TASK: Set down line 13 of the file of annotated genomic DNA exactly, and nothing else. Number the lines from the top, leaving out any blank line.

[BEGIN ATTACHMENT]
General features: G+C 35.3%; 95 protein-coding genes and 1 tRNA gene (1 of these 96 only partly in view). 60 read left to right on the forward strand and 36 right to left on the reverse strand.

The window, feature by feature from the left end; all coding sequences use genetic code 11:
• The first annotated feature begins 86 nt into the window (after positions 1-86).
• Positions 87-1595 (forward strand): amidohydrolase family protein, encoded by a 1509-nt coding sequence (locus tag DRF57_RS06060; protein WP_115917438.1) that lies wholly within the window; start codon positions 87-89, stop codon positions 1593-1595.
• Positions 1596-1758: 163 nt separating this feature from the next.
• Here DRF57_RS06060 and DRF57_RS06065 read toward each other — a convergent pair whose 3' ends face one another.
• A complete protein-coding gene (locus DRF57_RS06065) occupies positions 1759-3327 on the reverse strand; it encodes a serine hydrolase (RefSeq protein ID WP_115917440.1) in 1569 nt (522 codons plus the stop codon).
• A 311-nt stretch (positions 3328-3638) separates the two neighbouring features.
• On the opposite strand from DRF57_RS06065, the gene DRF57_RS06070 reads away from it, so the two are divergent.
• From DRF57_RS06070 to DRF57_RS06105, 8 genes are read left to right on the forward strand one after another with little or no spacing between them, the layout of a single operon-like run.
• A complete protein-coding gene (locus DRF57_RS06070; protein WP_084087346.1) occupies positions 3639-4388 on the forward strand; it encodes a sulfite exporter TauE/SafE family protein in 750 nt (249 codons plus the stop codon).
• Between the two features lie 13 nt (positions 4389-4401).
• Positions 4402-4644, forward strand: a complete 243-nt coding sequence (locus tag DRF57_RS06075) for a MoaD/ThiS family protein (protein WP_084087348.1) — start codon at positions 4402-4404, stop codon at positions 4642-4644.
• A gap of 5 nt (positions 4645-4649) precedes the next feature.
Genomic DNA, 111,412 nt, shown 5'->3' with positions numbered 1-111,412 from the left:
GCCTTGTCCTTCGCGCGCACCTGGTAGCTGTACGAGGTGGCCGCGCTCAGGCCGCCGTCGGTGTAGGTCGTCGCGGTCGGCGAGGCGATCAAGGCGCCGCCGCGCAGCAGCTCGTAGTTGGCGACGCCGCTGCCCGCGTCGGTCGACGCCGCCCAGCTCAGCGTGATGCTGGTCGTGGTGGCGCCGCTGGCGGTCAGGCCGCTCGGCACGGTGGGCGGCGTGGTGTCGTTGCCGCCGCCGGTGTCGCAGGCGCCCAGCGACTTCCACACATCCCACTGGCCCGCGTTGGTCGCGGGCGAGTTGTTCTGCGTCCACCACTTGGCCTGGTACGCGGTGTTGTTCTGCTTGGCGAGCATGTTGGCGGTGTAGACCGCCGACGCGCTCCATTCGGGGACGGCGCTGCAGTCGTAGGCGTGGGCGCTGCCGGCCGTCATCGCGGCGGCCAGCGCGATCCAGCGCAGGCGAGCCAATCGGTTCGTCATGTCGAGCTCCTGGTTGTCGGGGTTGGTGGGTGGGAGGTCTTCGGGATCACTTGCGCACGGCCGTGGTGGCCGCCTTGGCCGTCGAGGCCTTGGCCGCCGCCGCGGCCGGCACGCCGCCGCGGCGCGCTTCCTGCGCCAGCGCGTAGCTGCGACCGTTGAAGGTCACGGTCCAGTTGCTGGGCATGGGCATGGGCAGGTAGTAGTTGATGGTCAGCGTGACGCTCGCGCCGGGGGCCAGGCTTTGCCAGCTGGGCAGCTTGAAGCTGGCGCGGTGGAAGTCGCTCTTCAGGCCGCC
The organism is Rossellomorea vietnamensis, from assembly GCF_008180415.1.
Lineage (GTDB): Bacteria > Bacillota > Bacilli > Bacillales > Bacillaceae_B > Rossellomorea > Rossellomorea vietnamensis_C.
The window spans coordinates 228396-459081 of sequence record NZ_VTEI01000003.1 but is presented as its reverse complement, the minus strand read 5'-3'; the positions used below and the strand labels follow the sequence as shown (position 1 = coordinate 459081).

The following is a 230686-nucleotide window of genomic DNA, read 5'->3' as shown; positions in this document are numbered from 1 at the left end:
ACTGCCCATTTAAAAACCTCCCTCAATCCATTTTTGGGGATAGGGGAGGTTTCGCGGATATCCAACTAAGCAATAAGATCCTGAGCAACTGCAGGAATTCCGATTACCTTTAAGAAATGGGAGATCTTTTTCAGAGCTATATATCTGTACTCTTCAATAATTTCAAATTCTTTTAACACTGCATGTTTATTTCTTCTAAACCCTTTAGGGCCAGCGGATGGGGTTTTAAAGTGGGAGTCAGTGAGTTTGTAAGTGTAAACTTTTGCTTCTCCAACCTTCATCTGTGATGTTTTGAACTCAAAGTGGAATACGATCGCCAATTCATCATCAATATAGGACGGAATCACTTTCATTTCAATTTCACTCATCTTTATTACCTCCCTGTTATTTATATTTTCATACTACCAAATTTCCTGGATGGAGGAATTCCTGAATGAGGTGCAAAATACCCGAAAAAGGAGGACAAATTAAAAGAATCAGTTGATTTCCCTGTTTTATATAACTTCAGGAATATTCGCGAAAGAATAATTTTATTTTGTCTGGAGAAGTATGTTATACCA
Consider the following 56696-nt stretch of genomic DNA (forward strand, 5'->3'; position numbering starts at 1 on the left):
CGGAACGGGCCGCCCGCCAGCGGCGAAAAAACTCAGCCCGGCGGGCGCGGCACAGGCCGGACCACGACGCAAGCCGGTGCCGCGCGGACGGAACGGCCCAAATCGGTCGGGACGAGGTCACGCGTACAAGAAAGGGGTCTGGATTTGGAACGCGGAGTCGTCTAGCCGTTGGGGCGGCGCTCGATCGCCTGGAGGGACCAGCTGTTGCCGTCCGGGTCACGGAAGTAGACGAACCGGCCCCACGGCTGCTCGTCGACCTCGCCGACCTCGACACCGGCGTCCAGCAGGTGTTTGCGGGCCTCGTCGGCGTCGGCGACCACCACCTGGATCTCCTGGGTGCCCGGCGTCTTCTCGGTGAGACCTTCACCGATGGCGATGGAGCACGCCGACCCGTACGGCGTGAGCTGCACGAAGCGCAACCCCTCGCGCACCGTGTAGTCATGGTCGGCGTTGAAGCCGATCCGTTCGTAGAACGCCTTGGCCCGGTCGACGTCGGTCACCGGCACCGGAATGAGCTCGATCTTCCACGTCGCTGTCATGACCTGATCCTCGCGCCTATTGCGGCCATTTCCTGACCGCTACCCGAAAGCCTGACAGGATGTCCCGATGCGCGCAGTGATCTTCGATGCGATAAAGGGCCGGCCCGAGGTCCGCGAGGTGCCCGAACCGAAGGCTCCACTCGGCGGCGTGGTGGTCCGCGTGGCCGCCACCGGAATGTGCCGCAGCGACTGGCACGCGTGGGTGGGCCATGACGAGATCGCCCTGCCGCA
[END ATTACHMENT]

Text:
• Positions 4402-4644, forward strand: a complete 243-nt coding sequence (locus tag DRF57_RS06075) for a MoaD/ThiS family protein (protein WP_084087348.1) — start codon at positions 4402-4404, stop codon at positions 4642-4644.